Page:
while... but with the small arrows at the top:-) Of course, this
doesn't mean you don't get the other types of history anymore. You
still can reach the previous visited pages from the URL history or
the history menu item. Not a bad idea!
A very good is feature is
the ability to switch image loading on and off at
any time from a button conveniently placed directly on the
progressbar next to where you enter the URL.
Netscape had something
similar but you had to go into a deeply nested menu under "Preferences".
As opposed to Netscape the delayed loading of images actually
works all the time. This feature improves fast web browsing: You just click
your way through the webpages until you find the page you want to see
then you switch on images. Navigation is a lot faster this way
since you do not have to wait for all the images on all the pages.
The "Find bookmarks" function is also good idea.
search your bookmarks with a wild card expression.
Another great feature concerns HTML validation. Right-clicking on
an HTML document takes you to the World Wide Web Consortium. The
validation service then tells you if the HTML code is valid or not.
This is a very useful way to check your code when building a
website. It could be the end of the numerous unreachable
websites... as soon as other browsers editors provide the same
This deserves some more explanation, even if it seems a bit off
topic. More and more websites are built with proprietary software
thus not complying with w3c recommendation. Even worse, every
browser behaves in a different way. As a result, depending on the
browser you use, you're able to reach a website or not! Silly,
isn't it ?
So, please, Internet "professionals", stop using proprietary
software to build your websites. Stop using Java for everything,
especially when not needed. Stop using those pieces of s...oftware
to write your HTML code: it's not HTML anymore !!! You can remove 50%
of what was "automagically" generated. (I won't give any name, but
I think you can guess what I'm talking about...) That's the first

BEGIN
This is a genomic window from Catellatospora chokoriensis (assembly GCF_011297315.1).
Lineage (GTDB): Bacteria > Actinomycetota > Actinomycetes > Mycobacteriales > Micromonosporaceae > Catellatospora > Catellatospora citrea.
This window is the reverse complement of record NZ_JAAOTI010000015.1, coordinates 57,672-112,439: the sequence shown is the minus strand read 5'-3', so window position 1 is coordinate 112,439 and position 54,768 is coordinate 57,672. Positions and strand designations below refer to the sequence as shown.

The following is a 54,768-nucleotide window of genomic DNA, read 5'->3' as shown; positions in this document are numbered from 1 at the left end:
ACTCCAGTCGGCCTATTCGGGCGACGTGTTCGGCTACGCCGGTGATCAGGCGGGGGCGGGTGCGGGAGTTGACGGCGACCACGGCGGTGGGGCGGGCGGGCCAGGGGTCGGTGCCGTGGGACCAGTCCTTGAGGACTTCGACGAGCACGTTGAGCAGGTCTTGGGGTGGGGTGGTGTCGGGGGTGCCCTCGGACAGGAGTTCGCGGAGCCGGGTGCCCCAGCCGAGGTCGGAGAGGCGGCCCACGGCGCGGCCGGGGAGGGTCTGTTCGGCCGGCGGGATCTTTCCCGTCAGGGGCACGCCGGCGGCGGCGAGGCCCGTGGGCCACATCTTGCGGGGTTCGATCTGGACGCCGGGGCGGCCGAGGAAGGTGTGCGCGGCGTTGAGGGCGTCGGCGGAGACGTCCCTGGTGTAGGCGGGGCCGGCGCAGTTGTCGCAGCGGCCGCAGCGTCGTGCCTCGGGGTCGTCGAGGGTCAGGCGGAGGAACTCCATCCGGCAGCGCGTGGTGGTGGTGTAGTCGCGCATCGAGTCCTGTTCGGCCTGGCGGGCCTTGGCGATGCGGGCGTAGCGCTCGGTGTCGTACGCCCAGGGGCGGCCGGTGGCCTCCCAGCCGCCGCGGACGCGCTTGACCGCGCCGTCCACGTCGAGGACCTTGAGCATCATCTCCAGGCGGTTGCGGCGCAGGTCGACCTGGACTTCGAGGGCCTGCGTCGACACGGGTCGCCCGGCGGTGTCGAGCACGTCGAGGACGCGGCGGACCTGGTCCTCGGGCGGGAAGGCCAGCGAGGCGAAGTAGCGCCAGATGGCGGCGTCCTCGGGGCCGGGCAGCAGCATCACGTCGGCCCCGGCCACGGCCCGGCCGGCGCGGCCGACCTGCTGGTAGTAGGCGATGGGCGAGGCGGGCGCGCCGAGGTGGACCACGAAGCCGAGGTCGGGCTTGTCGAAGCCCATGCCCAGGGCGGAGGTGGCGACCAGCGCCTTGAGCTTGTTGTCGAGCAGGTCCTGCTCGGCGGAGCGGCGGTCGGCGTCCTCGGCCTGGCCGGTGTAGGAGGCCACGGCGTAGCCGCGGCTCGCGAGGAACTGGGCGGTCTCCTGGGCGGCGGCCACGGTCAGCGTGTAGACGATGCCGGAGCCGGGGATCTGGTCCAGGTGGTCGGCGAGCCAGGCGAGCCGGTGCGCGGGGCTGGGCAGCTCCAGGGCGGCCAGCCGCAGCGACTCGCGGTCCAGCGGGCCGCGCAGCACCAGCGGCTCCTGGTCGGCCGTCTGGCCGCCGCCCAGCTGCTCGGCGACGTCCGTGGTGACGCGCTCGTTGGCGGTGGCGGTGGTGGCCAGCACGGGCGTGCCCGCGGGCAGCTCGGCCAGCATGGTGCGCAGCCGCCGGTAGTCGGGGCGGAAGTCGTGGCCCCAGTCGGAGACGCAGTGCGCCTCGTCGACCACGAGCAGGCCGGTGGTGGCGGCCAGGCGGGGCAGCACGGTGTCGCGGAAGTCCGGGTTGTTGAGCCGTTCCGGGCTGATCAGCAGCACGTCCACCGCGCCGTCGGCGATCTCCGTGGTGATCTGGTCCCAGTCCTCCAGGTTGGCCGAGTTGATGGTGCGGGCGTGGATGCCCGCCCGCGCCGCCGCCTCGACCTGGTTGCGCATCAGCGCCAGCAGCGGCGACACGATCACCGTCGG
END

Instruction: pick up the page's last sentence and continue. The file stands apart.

part of the problem.
The second part comes from the browsers themselves. For instance,
why does Netscape 6.0 for Linux understands code differently from other
versions of Netscape? And, by the way, this has nothing to do with
other Netscape versions, since you can have the same problem with
many other browsers. Don't let's talk about Exploder. What I mean here
is: some HTML code will work under Netscape 6.0 but it won't with
any other browsers: what you get with them has nothing to do with
what you expected!
Another well known problem with Netscape 6.0 for Linux comes from
its behavior with a local Apache http server with no active DNS: it
takes quite a long time to find that server. It doesn't freeze,
like its older brother can, it just hangs, waiting. With Opera, I
never encountered such a "frozen" situation.
I never had to wait
for it to find the http server, either.
As a matter of fact, there are a lot of OSes and a lot of browsers.
That means everybody doesn't use either Netscrape or Exploder. If
there's a Consortium it must be for some very good reasons. If most
of the editors don't respect the w3c recommendation, very soon, we
won't be able to connect to most of the websites. Is this done
intentionally or not? Well, the answer is up to you...
I know I already wrote such a thing, but this is to insist a bit
more. Here at LinuxFocus we do a lot of testing to check that every
browser can reach us. Everyone should do the same. Well, this is
only my opinion.
Sorry for the digression: I know, it's quite usual in my articles:
it's just to keep you awake and to see if you follow:-)
Let's go back to Opera.
Opera 5.0 for Linux can reach some websites unreachable with
Netscape 4.77 for Linux (for instance). Surprising, isn't it? Good
On the other hand, it can have problems with CGI scripts, for
example, where Netscape and many others work fine. This shows two
things: every browser reacts in its own way. To separate multipart
form-data encodings Netscape and MS IE use something like:
With some random number. A CGI script written to expect such data
will fail with opera because Opera does not use the exact syntax
already in use by other browsers. Instead it uses its own
Probably this is standard conforming, however unnecessary diversity
certainly makes things more complicated. Opera does not add a new
feature here. It's just different. We could say, the problem comes
from a badly written script, but this is not always true. Opera is
also unable to send larger multipart form-data. That seems to be a
real bug. It just stops in the middle of the data transfer and the
user waits forever for the page to complete.
Another point: the same browser works differently according to the